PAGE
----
KETCHIKAN, Alaska — A proposed bill would give 100,000 acres of federal land in total to Native groups in five Southeast Alaska towns, according to Alaska Republican Sen. Lisa Murkowski.
Murkowski discussed the proposed legislation Wednesday during a hearing of the Senate Subcommittee on Public Lands, Forests and Mining, saying a major component of the legislation involves the formation of Native corporations in Ketchikan, Wrangell, Petersburg, Tenakee and Haines.
The proposed legislation — also called the “Alaska Native Claims Improvement Act of 2017” — looks to mitigate issues with the original Alaska Native Claims Settlement Act that was passed almost a half century ago, the Ketchikan Daily News reported .
The five Alaska communities were never granted village or urban corporations, Murkowski said
Upon incorporation, each of the five new corporations would receive “one township of land (23,040 acres),” according to the text of the bill, which is co-sponsored by fellow Alaska Republican Sen. Dan Sullivan.
According to the bill’s text, the revised act: “Shall give preference to land with commercial purposes; may include subsistence and cultural sites, aquaculture sites, hydroelectric sites, tideland, surplus federal property, and ecotourism sites; and shall not include land within a conservation system unit.”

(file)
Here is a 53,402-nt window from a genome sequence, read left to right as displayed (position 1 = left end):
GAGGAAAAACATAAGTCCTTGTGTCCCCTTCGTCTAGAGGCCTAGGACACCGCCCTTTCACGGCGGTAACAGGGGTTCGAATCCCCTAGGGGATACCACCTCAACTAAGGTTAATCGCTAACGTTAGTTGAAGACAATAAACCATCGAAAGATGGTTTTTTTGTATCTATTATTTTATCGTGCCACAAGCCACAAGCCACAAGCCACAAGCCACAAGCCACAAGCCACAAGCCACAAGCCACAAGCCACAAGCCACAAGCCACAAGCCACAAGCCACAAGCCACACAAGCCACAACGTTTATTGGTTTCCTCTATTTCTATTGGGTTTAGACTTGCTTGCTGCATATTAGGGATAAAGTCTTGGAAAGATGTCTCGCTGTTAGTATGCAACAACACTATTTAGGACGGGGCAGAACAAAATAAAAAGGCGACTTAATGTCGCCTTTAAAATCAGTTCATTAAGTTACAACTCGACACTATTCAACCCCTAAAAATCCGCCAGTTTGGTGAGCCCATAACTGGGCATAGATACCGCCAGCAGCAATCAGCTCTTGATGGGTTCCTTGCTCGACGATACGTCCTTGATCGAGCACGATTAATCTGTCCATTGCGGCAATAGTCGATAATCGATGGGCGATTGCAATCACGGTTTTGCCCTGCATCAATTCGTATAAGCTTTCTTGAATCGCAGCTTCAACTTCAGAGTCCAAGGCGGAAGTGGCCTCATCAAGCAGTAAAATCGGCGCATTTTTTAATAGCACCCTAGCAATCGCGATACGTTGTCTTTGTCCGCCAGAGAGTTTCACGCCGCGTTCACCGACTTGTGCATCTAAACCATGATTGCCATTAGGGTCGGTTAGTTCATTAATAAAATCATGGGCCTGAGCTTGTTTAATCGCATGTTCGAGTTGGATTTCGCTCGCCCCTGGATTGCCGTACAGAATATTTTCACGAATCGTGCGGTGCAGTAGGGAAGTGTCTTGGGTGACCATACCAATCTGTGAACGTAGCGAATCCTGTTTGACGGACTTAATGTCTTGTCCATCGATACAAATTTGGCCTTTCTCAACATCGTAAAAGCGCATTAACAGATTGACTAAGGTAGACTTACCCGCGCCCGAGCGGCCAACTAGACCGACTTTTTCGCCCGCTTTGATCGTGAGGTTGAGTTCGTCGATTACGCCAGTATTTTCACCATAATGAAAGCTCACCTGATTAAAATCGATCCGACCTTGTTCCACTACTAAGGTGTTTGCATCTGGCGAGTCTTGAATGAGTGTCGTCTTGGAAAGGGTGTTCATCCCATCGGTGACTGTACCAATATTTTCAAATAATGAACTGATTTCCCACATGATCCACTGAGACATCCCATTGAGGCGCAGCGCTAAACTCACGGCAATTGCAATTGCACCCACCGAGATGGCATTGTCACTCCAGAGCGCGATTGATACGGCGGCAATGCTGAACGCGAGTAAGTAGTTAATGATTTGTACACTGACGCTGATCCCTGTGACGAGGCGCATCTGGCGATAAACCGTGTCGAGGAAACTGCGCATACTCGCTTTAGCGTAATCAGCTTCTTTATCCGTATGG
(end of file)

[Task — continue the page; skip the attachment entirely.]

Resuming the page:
Another component of Murkowski’s bill would give land to Alaska Natives who fought in the Vietnam War but didn’t receive land allotments under a federal measure passed in 1998.
“The 1998 act was supposed to ensure Alaska Native Vietnam vets who were disadvantaged because they were not present in the state, to claim their allotment of land,” Murkowski said. “But unfortunately, that act — the 1998 act — left out the vast majority of Alaska Native vets that it was intended to help, effectively excluding all 300 Native veterans who lived in Southeast Alaska, and only including veterans who served during a certain three-year window instead of any time during the conflict.”
Murkowski said that because of that three-year window requirement, thousands of Alaska Natives did not get the land they were entitled.
“In total, about 2,400 Alaska Natives who served during the Vietnam War were unable to qualify for their land,” Murkowski said. “So, my bill will solve that inequity by allowing those veterans to gain their rightful land, while also protecting all federal lands.”
Those veterans who qualify could receive up to a 160-acre (647,498-square meter) land allotment, according to the text of the legislation.
The bill is still in the early stages of a long path to passage, Murkowski said. Wednesday’s hearing was the first time the legislation was discussed since originally being introduced to the Senate in June of last year.
Information from: Ketchikan (Alaska) Daily News, http://www.ketchikandailynews.com